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Heinrich Heine: Excerpts from The Romantic School (1836)

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What happened soon afterward in Germany is all too familiar to you. When God, the snow, and the Cossacks had destroyed Napoleon's best forces, we Germans received the royal command to free ourselves from the foreign yoke, and we flared up in manly indignation at the servitude endured all too long, and we were inspired by the good melodies and bad verse of Körner's songs, and we fought and won our freedom, for we do everything we are ordered to do by our rulers.

The period of preparation for this struggle was naturally the most favorable soil for a school that was hostile to the French spirit and extolled everything characteristically German in art and life. At that time the Romantic School went hand in hand with the aims of the governments and the secret societies, and Mr. A. W. Schlegel conspired against Racine with the same objective as that of Prime Minister Stein when he conspired against Napoleon. The School swam with the current of the time, the current that was flowing back to its source. When at last German patriotism and German nationality were completely victorious, the national-Germanic-Christian-Romantic School, the "neo-German-religious-patriotic art" also triumphed conclusively. Napoleon, the great Classicist, as classic as Alexander and Caesar, fell, and Messers August Wilhelm and Friedrich Schlegel, the inconsequential Romanticists, just as romantic as Tom Thumb and Puss in Boots, rose up as conquerors.

[ . . . ]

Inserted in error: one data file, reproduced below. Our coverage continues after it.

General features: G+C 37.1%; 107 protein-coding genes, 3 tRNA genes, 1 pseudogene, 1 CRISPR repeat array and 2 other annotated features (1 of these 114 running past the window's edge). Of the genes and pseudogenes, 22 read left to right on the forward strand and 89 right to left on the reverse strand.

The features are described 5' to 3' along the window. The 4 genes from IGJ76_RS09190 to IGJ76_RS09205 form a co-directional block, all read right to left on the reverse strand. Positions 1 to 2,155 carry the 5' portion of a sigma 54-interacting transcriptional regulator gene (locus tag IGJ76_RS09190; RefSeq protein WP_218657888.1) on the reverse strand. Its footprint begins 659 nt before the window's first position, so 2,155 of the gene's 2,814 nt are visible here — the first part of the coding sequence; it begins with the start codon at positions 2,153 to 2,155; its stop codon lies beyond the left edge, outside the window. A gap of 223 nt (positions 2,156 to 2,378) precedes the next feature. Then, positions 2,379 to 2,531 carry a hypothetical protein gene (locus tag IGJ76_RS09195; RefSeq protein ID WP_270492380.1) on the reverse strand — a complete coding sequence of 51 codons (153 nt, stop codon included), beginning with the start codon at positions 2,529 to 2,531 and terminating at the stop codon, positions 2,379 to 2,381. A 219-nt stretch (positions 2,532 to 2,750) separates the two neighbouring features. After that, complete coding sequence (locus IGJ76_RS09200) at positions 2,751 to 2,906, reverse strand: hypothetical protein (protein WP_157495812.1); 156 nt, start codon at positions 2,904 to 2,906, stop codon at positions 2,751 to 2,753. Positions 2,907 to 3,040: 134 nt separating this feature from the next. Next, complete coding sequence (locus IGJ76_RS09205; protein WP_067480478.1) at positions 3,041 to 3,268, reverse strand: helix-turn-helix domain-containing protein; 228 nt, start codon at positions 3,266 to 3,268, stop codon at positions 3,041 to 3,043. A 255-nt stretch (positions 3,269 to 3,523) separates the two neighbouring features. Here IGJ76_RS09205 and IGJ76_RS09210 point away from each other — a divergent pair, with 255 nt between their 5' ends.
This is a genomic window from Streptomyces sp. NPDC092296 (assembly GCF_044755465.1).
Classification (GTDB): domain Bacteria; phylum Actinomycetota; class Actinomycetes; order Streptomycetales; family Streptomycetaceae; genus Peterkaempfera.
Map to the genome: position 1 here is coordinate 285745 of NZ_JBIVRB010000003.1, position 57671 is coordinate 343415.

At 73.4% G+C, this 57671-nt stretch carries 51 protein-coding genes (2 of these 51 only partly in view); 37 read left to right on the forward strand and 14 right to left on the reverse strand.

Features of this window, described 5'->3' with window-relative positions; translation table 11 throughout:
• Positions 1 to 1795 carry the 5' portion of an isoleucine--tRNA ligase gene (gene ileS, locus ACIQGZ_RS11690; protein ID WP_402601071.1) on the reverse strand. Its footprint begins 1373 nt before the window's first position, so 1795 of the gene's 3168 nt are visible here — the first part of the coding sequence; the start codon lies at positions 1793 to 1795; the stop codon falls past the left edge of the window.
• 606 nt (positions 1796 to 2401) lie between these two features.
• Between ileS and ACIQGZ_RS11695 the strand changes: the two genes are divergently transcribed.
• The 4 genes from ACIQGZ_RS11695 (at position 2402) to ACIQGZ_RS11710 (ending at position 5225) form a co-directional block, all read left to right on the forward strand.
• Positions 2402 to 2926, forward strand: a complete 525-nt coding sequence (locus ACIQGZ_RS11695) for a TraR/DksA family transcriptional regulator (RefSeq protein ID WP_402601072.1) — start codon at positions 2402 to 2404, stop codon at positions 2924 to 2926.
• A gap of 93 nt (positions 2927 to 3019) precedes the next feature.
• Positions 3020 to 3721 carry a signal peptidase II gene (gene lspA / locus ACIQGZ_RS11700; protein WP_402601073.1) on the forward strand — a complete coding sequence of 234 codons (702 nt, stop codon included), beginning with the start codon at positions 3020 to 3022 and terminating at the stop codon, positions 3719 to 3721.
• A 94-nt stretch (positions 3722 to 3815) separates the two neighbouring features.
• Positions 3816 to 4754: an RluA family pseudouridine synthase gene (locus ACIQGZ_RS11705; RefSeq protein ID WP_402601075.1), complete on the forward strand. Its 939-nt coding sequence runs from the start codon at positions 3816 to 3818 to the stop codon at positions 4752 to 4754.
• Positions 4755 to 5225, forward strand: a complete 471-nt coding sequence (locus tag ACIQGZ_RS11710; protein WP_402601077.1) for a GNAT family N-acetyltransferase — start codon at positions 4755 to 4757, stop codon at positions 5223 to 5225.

But one must also consider the lack of political freedom in Germany. Our would-be wits have to refrain from any sarcasm in regard to actual rulers and thus want to take substitute revenge for this restriction on the theater kings and stage princes. We Germans, who possessed almost no serious political newspapers, were always doubly blessed with a host of esthetic journals containing nothing but worthless fairy tales and theatrical reviews, so that anyone who saw them was almost compelled to think that the whole German nation consisted simply of babbling nursemaids and theater critics. This would have been unfair to us, however. How little such wretched scribbling satisfied us was demonstrated after the July Revolution when it looked as though a free word could also be uttered in our dear fatherland. Suddenly journals sprang up which reviewed the good or bad acting of real kings, and many of them, who forgot their lines, were booed in their own capitals. Our literary Scheherazades, who used to lull the public, the coarse sultan, to sleep with their little novelle, were now forced into silence, and the actors saw with astonishment how empty the orchestra was, no matter how divinely they played, and that even the reserved seat of the formidable town critic very often remained unoccupied. Previously the good stage heroes had always complained that they and only they had to serve as public topic of conversation and that even their domestic virtues were disclosed in the newspapers. How frightened they were when it looked as though there might be no talk about them at all any more!

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